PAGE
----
In the PhantomJS example code above, the functions ending with CLIPath return "Command Line Interface formatted Paths." The LEP_Code sample database includes several general-purpose path conversion functions, including File_ConvertPathToCLIPath and File_ConvertPathToPosix. We'll look at some path syntax and formatting issues next.

OS , 4D, Terminal, Paths and POSIX

Short version: Wrap paths in quotes for the OS X command line.

Back in the original Mac OS, the native folder separator is a colon. Under the OS X UNIX version of the Mac OS, the folder separator is the / character. The command line requires UNIX (POSIX) paths, not paths with colons. Additionally, many special character allowed in Mac file names must be escaped for use on the command line. Notably, spaces and virtually all common punctuation marks cannot be used in paths without special handling. If you ever want to see how a path name should be formatted for use on the command line, find a file in the Desktop and then drop it into a Terminal window. As an example,the path to a document named Hello World.pdf in the Desktop shows up like this in Terminal:

/Users/FruitBat/Desktop/Hello\ World.pdf

Tip: Terminal's integration with the Desktop is one of OS X's great hidden features. Not only does the system automatically escape paths correctly, you can drop items in as you build up a command line. For example, if you want to switch directories type cd and a space and then drop in a folder. Hit return and now your command line working directory is reset to the folder you dragged into Terminal. Likewise, type open and a space and then drop in something from the desktop to open the folder, document or application. The example below shows how simple it is to open something from the Terminal:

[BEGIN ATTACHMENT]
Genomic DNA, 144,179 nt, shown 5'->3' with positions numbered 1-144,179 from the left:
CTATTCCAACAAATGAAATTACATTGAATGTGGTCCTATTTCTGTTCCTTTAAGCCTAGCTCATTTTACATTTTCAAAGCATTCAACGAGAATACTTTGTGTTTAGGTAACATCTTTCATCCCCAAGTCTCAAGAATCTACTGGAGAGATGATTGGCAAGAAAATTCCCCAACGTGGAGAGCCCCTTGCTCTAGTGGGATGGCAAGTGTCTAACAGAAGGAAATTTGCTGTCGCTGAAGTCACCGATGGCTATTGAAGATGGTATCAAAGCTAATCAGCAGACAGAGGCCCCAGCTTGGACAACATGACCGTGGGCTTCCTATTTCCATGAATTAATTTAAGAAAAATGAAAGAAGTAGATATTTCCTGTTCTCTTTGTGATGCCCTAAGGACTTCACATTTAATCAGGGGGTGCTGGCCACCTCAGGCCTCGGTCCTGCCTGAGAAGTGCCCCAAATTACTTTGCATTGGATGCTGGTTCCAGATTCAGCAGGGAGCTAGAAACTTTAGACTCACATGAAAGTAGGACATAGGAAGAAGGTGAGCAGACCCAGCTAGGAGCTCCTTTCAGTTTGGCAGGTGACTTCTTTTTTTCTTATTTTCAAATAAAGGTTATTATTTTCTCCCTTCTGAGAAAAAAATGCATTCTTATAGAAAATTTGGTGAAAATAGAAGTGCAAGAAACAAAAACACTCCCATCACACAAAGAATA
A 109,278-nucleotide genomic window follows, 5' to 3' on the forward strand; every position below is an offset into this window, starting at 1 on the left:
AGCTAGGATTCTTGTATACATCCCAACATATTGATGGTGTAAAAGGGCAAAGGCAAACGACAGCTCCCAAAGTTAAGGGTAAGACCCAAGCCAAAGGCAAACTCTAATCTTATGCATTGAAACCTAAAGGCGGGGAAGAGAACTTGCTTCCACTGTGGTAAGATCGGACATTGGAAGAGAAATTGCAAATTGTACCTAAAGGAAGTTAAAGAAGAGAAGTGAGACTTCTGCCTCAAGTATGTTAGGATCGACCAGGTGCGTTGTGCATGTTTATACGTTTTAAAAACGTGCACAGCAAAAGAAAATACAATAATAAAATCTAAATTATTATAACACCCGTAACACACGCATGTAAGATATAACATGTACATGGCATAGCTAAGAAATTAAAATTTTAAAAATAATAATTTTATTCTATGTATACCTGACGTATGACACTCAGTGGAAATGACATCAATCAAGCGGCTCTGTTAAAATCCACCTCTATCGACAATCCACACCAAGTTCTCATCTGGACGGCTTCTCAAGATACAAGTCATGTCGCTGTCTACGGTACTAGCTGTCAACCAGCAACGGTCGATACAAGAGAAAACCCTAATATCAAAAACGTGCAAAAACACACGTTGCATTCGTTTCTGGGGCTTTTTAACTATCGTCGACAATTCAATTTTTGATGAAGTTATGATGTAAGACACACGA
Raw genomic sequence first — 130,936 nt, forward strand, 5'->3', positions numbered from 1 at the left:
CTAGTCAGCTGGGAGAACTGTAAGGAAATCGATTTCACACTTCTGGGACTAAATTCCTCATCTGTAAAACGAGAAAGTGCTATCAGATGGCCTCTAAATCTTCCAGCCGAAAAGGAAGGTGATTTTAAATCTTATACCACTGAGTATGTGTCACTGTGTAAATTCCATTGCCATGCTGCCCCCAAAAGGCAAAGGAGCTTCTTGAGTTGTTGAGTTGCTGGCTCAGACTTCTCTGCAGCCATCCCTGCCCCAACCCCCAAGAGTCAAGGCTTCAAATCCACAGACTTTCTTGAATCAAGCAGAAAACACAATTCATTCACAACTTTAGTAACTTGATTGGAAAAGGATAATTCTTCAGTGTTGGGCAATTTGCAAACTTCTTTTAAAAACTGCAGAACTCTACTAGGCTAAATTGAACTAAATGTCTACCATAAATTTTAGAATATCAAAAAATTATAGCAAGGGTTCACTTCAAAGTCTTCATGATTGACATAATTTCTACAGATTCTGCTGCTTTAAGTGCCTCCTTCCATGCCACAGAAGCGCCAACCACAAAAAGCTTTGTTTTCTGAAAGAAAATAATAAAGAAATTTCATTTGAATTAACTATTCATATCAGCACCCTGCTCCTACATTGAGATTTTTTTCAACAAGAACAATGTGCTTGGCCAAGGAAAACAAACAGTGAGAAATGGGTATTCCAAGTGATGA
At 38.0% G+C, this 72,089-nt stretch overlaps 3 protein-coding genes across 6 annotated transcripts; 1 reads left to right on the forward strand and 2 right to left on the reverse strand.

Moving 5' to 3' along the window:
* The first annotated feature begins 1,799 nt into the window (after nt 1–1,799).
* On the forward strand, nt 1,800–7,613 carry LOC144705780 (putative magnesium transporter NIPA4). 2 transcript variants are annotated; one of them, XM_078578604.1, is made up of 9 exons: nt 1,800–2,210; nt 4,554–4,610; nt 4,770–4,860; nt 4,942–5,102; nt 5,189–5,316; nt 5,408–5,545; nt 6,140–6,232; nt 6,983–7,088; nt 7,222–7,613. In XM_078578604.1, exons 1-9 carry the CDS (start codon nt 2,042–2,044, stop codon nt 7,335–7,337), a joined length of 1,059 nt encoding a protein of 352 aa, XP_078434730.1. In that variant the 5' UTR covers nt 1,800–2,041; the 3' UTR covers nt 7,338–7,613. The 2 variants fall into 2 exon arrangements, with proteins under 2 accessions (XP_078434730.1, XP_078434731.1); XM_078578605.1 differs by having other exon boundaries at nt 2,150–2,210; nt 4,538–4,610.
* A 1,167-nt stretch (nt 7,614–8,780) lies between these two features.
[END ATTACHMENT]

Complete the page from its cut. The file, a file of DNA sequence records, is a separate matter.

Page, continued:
open /Applications/4D_V13/13.4/4D.app

The File_OpenUsingTerminal method from the LEP_Code database handles files, documents, applications and folders, even if there are special characters in the path:

  // File_OpenUsingTerminal
  // Not tested on Windows - it's an OS X thing.

C_TEXT($1;$file_path) // Mac OS X path.



Case of
  : (System_OnWindows )

  : ($file_path="")

  : (Test path name($file_path)#Is a document)
End case

If ($error_name="")
  $file_posix:=File_ConvertPathToPosix ($file_path)
  $file_posix:=Text_WrapInDoubleQuotes ($file_posix)

  $command_text:="open "+$file_posix

  If (False)
    SET TEXT TO PASTEBOARD($command_text)
  End if

  System_LaunchExternalProcess ($command_text) // Ignoring errors.

End if


4D includes commands to translate paths in various ways, including Convert path system to POSIX. This command's optional * parameter activates an encoding option. Unfortunately on OS X, URL encoding is used. This behavior is documented so I don't know if it's a bug or not, but the results are unusable at the command line. This is easy to understand because URL encoding escapes characters with a % which is itself a reserved syntactic character. With Terminal commands, special characters are escaped using a leading slash \. Mostly. The / character is converted to an escaped colon. A quick example shows how it all works...and how hard it makes file names and paths to read. First, a picture of a directory of sample documents: